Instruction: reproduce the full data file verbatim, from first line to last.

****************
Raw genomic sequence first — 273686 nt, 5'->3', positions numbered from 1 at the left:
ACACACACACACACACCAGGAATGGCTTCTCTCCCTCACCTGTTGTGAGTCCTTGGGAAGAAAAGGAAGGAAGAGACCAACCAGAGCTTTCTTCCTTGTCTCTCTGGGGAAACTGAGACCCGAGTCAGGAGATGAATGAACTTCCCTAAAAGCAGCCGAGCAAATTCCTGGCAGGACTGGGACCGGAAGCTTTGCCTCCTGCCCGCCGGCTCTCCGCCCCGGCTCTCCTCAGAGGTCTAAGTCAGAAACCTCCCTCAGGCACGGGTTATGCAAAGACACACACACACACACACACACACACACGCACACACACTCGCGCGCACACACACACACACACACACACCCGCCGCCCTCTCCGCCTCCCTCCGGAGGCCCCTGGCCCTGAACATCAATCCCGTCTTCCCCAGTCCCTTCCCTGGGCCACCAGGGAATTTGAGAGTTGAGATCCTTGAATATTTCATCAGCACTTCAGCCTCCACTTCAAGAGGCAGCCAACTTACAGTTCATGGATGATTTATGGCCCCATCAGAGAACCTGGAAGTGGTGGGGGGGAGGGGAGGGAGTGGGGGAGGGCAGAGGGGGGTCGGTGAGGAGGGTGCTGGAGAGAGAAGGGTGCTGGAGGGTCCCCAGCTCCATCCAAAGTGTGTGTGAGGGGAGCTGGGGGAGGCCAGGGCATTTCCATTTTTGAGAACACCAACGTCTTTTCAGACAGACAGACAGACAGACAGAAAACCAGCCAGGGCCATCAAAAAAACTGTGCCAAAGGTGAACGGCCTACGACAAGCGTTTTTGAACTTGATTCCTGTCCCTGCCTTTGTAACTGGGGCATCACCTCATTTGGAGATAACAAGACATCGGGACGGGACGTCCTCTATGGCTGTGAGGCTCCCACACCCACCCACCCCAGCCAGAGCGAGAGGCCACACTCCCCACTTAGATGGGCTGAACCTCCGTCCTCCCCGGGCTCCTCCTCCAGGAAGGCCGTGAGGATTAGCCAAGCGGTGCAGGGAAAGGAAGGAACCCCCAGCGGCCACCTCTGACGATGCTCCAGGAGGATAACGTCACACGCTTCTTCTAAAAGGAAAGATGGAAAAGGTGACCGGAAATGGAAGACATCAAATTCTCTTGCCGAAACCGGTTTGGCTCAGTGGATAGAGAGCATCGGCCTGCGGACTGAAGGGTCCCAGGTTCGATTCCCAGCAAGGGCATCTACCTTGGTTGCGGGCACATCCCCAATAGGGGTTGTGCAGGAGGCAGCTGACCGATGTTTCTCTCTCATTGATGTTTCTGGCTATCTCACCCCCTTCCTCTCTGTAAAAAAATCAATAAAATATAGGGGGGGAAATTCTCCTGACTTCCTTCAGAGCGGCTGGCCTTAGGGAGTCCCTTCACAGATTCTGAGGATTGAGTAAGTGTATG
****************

Raw genomic sequence first — 273686 nt, 5'->3', positions numbered from 1 at the left:
ACACACACACACACACCAGGAATGGCTTCTCTCCCTCACCTGTTGTGAGTCCTTGGGAAGAAAAGGAAGGAAGAGACCAACCAGAGCTTTCTTCCTTGTCTCTCTGGGGAAACTGAGACCCGAGTCAGGAGATGAATGAACTTCCCTAAAAGCAGCCGAGCAAATTCCTGGCAGGACTGGGACCGGAAGCTTTGCCTCCTGCCCGCCGGCTCTCCGCCCCGGCTCTCCTCAGAGGTCTAAGTCAGAAACCTCCCTCAGGCACGGGTTATGCAAAGACACACACACACACACACACACACACACGCACACACACTCGCGCGCACACACACACACACACACACACCCGCCGCCCTCTCCGCCTCCCTCCGGAGGCCCCTGGCCCTGAACATCAATCCCGTCTTCCCCAGTCCCTTCCCTGGGCCACCAGGGAATTTGAGAGTTGAGATCCTTGAATATTTCATCAGCACTTCAGCCTCCACTTCAAGAGGCAGCCAACTTACAGTTCATGGATGATTTATGGCCCCATCAGAGAACCTGGAAGTGGTGGGGGGGAGGGGAGGGAGTGGGGGAGGGCAGAGGGGGGTCGGTGAGGAGGGTGCTGGAGAGAGAAGGGTGCTGGAGGGTCCCCAGCTCCATCCAAAGTGTGTGTGAGGGGAGCTGGGGGAGGCCAGGGCATTTCCATTTTTGAGAACACCAACGTCTTTTCAGACAGACAGACAGACAGACAGAAAACCAGCCAGGGCCATCAAAAAAACTGTGCCAAAGGTGAACGGCCTACGACAAGCGTTTTTGAACTTGATTCCTGTCCCTGCCTTTGTAACTGGGGCATCACCTCATTTGGAGATAACAAGACATCGGGACGGGACGTCCTCTATGGCTGTGAGGCTCCCACACCCACCCACCCCAGCCAGAGCGAGAGGCCACACTCCCCACTTAGATGGGCTGAACCTCCGTCCTCCCCGGGCTCCTCCTCCAGGAAGGCCGTGAGGATTAGCCAAGCGGTGCAGGGAAAGGAAGGAACCCCCAGCGGCCACCTCTGACGATGCTCCAGGAGGATAACGTCACACGCTTCTTCTAAAAGGAAAGATGGAAAAGGTGACCGGAAATGGAAGACATCAAATTCTCTTGCCGAAACCGGTTTGGCTCAGTGGATAGAGAGCATCGGCCTGCGGACTGAAGGGTCCCAGGTTCGATTCCCAGCAAGGGCATCTACCTTGGTTGCGGGCACATCCCCAATAGGGGTTGTGCAGGAGGCAGCTGACCGATGTTTCTCTCTCATTGATGTTTCTGGCTATCTCACCCCCTTCCTCTCTGTAAAAAAATCAATAAAATATAGGGGGGGAAATTCTCCTGACTTCCTTCAGAGCGGCTGGCCTTAGGGAGTCCCTTCACAGATTCTGAGGATTGAGTAAGTGTATG